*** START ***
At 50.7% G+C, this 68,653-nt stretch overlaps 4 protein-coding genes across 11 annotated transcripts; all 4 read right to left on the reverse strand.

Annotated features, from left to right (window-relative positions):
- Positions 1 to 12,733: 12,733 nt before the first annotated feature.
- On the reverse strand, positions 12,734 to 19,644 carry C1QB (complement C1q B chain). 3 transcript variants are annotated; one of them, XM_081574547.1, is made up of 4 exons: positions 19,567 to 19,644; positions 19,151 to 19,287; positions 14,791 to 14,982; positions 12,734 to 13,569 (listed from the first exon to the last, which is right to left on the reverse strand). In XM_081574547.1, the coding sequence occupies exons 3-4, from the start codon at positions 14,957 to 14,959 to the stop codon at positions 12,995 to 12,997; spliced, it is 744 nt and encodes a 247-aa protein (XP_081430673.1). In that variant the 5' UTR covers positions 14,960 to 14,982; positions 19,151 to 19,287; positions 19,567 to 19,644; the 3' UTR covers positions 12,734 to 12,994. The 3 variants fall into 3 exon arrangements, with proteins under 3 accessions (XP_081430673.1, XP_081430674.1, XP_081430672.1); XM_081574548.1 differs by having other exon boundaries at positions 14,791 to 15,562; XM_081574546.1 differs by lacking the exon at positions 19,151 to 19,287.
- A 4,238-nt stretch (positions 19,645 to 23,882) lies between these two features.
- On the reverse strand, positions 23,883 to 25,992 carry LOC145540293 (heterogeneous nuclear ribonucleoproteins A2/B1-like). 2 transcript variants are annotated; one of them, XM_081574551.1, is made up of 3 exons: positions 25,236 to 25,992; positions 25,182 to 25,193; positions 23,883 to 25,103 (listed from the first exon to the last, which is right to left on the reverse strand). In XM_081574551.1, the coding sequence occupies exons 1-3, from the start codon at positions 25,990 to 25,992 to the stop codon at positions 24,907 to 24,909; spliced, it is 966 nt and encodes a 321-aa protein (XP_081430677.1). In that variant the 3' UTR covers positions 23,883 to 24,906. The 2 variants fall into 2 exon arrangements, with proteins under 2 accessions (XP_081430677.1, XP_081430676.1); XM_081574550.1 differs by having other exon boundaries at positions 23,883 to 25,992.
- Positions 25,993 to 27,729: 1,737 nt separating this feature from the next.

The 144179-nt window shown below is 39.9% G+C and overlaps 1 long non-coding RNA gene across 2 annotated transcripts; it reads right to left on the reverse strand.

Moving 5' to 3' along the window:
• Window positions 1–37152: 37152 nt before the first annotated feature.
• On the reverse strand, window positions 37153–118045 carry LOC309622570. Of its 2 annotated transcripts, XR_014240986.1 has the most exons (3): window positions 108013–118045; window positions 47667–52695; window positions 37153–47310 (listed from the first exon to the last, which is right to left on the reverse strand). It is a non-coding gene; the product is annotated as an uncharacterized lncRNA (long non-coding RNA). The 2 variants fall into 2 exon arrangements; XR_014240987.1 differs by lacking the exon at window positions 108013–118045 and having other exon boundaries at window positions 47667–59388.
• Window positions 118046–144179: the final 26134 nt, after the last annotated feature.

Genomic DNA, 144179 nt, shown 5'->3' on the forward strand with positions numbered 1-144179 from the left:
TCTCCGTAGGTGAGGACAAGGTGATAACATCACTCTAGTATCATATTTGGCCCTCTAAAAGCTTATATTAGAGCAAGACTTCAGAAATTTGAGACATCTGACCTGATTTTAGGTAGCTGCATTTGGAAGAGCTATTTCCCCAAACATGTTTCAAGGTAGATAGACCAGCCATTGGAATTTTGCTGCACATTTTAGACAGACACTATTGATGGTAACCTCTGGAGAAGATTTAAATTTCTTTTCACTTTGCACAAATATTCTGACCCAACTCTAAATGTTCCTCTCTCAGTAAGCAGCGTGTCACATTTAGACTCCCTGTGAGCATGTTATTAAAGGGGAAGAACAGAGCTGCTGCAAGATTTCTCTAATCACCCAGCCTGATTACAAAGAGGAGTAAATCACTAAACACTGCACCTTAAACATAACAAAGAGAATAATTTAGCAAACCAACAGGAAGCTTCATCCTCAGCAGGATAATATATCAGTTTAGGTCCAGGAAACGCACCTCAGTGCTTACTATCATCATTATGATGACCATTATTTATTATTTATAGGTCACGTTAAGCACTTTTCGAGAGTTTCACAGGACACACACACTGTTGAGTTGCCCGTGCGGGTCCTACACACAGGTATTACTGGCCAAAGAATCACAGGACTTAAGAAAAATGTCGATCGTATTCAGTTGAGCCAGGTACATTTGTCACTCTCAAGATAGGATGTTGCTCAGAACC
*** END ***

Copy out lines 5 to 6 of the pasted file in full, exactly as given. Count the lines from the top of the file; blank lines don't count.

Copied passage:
- A 4,238-nt stretch (positions 19,645 to 23,882) lies between these two features.
- On the reverse strand, positions 23,883 to 25,992 carry LOC145540293 (heterogeneous nuclear ribonucleoproteins A2/B1-like). 2 transcript variants are annotated; one of them, XM_081574551.1, is made up of 3 exons: positions 25,236 to 25,992; positions 25,182 to 25,193; positions 23,883 to 25,103 (listed from the first exon to the last, which is right to left on the reverse strand). In XM_081574551.1, the coding sequence occupies exons 1-3, from the start codon at positions 25,990 to 25,992 to the stop codon at positions 24,907 to 24,909; spliced, it is 966 nt and encodes a 321-aa protein (XP_081430677.1). In that variant the 3' UTR covers positions 23,883 to 24,906. The 2 variants fall into 2 exon arrangements, with proteins under 2 accessions (XP_081430677.1, XP_081430676.1); XM_081574550.1 differs by having other exon boundaries at positions 23,883 to 25,992.